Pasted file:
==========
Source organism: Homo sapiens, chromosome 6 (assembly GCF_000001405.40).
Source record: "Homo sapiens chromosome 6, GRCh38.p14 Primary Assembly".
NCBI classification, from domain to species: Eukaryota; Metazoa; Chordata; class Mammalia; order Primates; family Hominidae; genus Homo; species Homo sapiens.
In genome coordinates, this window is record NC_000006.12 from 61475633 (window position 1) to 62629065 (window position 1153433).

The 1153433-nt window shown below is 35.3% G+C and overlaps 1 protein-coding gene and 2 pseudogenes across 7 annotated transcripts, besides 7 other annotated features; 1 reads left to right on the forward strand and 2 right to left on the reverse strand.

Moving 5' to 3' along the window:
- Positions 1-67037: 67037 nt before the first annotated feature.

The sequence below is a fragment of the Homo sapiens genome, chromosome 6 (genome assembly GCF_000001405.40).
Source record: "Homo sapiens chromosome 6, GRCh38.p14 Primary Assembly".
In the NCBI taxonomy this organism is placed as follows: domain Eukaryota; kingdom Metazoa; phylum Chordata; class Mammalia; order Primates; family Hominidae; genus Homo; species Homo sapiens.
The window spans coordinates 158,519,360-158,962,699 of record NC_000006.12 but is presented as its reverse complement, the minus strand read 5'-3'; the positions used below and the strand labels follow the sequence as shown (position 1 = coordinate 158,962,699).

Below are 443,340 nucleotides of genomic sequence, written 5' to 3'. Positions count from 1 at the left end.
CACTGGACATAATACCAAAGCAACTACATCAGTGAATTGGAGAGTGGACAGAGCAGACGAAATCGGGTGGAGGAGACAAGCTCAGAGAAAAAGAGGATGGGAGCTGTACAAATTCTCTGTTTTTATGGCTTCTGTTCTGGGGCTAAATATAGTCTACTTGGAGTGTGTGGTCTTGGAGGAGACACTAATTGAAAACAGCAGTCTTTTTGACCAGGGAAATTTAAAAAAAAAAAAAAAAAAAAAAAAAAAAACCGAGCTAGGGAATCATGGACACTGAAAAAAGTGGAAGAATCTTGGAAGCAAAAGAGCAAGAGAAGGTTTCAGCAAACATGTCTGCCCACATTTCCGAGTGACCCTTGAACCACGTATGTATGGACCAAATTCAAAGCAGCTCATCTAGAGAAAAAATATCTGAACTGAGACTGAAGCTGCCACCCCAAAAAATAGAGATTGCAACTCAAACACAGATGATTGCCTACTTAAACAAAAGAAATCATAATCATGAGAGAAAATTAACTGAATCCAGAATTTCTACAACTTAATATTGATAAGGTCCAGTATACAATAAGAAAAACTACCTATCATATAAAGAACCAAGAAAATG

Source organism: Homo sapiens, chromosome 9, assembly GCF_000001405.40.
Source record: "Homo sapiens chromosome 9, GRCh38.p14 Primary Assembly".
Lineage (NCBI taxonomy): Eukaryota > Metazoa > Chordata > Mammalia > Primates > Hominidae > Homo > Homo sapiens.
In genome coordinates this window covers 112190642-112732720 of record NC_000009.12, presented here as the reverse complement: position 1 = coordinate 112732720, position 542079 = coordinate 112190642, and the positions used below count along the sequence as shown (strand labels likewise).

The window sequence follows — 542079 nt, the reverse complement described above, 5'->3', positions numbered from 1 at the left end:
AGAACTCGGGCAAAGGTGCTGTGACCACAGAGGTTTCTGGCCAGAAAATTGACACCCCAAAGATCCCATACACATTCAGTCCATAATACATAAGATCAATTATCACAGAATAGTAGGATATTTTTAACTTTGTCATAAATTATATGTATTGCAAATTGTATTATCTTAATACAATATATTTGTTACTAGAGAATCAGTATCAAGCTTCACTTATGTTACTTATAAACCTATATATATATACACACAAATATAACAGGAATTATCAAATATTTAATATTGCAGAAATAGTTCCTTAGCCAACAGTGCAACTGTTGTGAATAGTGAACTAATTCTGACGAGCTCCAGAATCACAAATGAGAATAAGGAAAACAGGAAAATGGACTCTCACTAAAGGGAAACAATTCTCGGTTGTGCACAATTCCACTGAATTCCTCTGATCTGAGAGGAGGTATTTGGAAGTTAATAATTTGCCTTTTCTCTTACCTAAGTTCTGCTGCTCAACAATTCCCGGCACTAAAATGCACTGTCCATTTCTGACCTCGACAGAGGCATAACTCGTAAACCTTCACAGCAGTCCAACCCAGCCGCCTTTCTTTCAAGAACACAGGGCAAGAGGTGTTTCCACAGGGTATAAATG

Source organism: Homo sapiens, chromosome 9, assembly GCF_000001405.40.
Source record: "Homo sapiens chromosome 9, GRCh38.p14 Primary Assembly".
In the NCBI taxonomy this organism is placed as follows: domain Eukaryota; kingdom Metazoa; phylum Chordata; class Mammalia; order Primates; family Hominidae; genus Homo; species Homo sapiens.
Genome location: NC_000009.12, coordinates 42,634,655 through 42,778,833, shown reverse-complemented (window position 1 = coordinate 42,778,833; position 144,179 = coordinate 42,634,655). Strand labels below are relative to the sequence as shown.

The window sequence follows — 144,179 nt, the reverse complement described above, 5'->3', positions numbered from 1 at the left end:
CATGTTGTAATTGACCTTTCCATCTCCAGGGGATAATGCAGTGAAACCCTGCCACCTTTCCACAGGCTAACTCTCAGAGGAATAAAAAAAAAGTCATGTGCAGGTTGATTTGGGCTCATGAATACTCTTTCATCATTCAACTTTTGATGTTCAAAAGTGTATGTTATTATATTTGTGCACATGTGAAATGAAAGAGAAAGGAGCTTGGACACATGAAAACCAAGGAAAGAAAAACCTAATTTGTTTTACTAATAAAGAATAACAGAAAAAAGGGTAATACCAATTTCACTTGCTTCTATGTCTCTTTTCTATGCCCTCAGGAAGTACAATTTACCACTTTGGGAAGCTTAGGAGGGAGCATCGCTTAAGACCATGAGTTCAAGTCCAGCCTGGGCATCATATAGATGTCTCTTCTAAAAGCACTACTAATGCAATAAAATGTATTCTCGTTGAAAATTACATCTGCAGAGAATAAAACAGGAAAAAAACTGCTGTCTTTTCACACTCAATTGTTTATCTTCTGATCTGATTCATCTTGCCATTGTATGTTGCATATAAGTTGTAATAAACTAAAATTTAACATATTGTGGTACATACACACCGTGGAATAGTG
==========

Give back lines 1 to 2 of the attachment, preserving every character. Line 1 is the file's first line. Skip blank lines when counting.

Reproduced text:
Source organism: Homo sapiens, chromosome 6 (assembly GCF_000001405.40).
Source record: "Homo sapiens chromosome 6, GRCh38.p14 Primary Assembly".